(Updated) One of the six Democratic candidates for governor outlined his plan to create jobs and grow the economy at a casual meeting with unemployed workers and entrepreneurs at Hartford’s CTWorks Center Tuesday.
“It’s an employers market,” Jean Blake-Jackson, who was laid off in August of 2009, told Ned Lamont.
Blake-Jackson, who was the director of the entrepreneur center at the Hartford College for Women for 21 years before the state budget crisis claimed her position, said a lot of employers want to know why we want to return to the workforce when we’re so near retirement.
“The younger generation has a lot more leverage,” Blake-Jackson said.
Blake-Jackson was one of four people at the meeting who had been let go by an employer after working the same job for more than 15 years.
“These folks spend most of their career at a job they thought they’d be at until they retired,“ Lamont said Tuesday. “We have stalled the job engine here in Connecticut.”
He said his jobs plan gets Connecticut back on offense.
Others in the room included Bruce Johnston, co-owner of Sunshine Laundry in Hartford.
The uncertainty in the state budgeting process is “keeping us from hiring,” Johnston said Tuesday.
Johnston whose Hartford business burned to the ground in 2008 has been talking with local officials about rebuilding, however, building a new building and paying more than $70,000 in property taxes isn’t something that’s feasible. At the moment, Johnston said the company is renting space and continuing its operations, while it searches for a location to purchase outside of Connecticut’s Capital City.
A Hartford cheerleader, Johnston said he would love to stay, but the numbers just don’t add up.
While Johnston isn’t looking to relocate outside of Connecticut, there are other employers in the state who are, including United Technologies Corporation which recently said “anyplace outside of Connecticut” is less expensive.
But Lamont doesn’t buy the idea that they’re leaving just because Connecticut is a high cost state.
“It’s not all about the money,” Lamont said.
“We spend $580 million per year on 102 initiatives administered by 24 separate agencies,” Lamont wrote in his Business Plan for Connecticut. “Our corporation tax credits exceed $300 million annually, 100 times what they were 20 years ago, yet we haven’t created a single net new job in those 20 years.”
“We don’t treat small and mid-size businesses very well,” Lamont said. “It’s not all about tax incentives, it’s about having a governor whose a partner.”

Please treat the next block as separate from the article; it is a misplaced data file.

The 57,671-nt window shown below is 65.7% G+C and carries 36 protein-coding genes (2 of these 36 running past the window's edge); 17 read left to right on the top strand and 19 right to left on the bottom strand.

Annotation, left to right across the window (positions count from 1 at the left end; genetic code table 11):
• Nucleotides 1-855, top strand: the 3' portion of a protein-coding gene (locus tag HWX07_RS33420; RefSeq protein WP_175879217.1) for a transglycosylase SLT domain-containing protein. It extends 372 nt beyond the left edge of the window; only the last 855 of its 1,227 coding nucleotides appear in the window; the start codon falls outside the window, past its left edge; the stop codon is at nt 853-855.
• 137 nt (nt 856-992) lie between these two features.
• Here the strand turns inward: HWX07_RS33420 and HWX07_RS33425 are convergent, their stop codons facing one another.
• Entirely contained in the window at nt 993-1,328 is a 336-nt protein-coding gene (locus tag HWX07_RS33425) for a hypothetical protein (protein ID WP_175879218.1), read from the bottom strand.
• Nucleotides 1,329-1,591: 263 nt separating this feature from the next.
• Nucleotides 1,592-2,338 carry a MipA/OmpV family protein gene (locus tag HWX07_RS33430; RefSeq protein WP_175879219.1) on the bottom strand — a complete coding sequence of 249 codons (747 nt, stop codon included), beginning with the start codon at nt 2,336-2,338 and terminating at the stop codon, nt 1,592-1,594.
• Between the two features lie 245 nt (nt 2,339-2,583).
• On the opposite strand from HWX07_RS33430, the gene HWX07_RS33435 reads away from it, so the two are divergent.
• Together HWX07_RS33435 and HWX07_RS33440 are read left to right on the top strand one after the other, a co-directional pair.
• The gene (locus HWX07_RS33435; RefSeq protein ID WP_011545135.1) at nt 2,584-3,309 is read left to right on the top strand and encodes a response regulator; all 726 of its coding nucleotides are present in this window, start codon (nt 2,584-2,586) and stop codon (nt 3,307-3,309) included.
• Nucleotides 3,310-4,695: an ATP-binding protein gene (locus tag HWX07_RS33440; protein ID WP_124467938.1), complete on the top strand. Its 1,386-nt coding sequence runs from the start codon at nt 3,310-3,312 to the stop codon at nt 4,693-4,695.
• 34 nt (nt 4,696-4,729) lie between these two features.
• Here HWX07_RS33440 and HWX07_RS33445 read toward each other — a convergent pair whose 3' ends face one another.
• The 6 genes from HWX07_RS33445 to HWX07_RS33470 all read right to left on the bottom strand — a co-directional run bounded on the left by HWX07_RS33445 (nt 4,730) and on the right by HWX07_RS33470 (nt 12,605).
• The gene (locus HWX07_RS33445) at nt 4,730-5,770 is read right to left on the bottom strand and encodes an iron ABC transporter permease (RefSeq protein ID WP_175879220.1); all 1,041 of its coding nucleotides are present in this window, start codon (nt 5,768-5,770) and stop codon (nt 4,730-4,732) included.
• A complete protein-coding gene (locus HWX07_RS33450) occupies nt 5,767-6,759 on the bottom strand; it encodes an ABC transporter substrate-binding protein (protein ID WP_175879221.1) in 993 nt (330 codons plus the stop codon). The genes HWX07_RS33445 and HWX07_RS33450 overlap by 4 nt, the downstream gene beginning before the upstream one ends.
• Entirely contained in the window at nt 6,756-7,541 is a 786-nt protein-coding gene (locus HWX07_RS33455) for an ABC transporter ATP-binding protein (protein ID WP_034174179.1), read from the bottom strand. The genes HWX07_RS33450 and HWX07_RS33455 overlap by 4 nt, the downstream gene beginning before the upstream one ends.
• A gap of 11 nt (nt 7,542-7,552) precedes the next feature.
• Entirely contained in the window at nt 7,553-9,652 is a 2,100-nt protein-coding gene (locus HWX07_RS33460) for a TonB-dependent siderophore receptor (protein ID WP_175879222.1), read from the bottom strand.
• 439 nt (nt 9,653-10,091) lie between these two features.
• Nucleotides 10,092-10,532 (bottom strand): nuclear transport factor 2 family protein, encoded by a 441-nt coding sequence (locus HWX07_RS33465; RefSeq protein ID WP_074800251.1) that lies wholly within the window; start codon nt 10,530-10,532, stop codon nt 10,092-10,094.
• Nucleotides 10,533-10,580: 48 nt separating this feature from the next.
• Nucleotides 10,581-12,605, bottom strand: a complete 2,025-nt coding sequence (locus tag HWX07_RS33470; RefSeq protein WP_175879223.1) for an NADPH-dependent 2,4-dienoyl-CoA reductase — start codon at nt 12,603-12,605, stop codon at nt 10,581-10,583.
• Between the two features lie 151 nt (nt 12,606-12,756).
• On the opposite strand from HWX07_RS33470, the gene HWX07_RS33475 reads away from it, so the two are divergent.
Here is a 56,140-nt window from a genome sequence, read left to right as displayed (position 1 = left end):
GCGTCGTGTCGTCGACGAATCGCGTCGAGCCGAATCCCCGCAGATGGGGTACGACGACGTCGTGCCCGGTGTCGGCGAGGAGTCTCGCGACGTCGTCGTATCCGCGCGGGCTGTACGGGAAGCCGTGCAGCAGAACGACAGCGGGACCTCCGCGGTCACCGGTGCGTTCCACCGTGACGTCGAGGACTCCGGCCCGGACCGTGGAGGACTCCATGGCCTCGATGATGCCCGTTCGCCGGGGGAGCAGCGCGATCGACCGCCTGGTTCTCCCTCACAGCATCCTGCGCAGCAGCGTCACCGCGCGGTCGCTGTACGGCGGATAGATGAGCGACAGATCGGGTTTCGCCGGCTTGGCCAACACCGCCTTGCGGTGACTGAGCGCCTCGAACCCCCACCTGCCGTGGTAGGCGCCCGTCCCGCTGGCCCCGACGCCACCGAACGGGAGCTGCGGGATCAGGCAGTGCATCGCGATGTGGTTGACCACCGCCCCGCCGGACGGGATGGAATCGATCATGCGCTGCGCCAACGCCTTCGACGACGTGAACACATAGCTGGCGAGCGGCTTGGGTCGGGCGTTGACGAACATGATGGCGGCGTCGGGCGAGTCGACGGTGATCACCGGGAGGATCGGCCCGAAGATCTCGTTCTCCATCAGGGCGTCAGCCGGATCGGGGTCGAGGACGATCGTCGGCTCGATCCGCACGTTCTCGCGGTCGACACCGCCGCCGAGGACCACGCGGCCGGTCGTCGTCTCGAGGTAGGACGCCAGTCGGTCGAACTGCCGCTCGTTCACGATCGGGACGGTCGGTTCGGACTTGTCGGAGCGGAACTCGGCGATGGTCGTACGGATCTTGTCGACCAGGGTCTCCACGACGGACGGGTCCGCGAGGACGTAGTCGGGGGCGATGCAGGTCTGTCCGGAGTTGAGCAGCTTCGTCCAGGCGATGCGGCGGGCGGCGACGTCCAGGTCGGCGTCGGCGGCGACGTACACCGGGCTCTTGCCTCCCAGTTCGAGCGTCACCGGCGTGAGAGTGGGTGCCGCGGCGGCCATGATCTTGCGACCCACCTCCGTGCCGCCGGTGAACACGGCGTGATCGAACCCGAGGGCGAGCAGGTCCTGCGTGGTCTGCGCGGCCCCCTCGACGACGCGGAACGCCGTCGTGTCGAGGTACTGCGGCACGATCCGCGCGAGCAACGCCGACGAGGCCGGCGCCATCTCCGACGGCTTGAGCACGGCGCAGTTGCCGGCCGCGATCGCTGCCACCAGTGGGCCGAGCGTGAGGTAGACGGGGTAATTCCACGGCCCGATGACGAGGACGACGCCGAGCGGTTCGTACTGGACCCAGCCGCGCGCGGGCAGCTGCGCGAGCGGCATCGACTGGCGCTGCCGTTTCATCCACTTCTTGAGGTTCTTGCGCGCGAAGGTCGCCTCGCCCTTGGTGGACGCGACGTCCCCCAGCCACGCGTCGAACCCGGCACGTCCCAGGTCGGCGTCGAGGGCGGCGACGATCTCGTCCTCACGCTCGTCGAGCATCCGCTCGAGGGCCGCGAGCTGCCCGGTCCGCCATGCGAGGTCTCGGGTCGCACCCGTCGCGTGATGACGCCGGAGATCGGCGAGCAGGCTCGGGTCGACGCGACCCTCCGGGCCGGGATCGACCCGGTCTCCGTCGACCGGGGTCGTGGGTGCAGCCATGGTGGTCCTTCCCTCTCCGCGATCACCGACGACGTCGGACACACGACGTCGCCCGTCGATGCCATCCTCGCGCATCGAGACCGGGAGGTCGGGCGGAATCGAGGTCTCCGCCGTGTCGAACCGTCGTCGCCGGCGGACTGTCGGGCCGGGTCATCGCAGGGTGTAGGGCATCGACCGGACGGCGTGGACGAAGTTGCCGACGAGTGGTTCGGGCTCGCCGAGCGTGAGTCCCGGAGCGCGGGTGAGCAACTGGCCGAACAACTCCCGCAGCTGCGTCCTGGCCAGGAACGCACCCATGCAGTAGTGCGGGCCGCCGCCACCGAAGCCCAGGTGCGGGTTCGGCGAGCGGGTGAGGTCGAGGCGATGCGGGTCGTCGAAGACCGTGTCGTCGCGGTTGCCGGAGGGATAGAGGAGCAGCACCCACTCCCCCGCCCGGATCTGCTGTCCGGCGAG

If elected governor, Lamont said he would accelerate the Department of Environmental Protection permitting process and establish a 24-hour phone and Web site where entrepreneurs can get help starting up or expanding their businesses. He also said each new business would receive a business advocate in charge of helping them get through all the necessary bureaucratic hurdles.
And he said if he catches wind that a company is considering downsizing or moving out of state “I will dispatch a SWAT team of business leaders and economic development specialists to make certain Connecticut keeps those jobs.”
“It’s the uncertainty that’s killing business,“ Lamont said. It‘s “less of an exact mix of taxes and spending.”
Lamont, a cable executive from Greenwich who ran for the U.S. Senate against U.S. Sen. Joseph Lieberman in 2006, will continue his conversation on jobs Wednesday at Giering Metal Finishing in Hamden.
Lamont is one of six Democratic candidates running for governor. The others include former Stamford Mayor Dan Malloy, Simsbury First Selectwoman Mary Glassman, Ridgefield First Selectman Rudy Marconi, Juan Figueroa former president of the Universal Health Care Foundation, and Waterbury Mayor Michael Jarjura.
Malloy, who is 10 points behind Lamont in the latest Quinnipiac University poll, sent out a statement Tuesday afternoon criticizing Lamont for not including a benchmarking system in his plan.
“It makes no sense that, to this day and despite repeated attempts by the Auditors of Public Accounts to get this policy changed, Connecticut still refuses to release a list of companies that have received state aid and their respective records on job creation,” Malloy said.
“That kind of practical review of how we’re using our resources is critical,“ Malloy said. “It’s something that I learned as Mayor, and it’s an example of what separates Ned and me when it comes to economic development: our experience.”
The top two Republican candidates vying for the gubernatorial nod have focused on solving the states budget crisis as opposed to the economy and jobs. During his first big policy speech Lt. Gov. Michael Fedele said he would not propose tax increases, while Republican frontrunner Tom Foley said he would cut $1 billion from the state budget.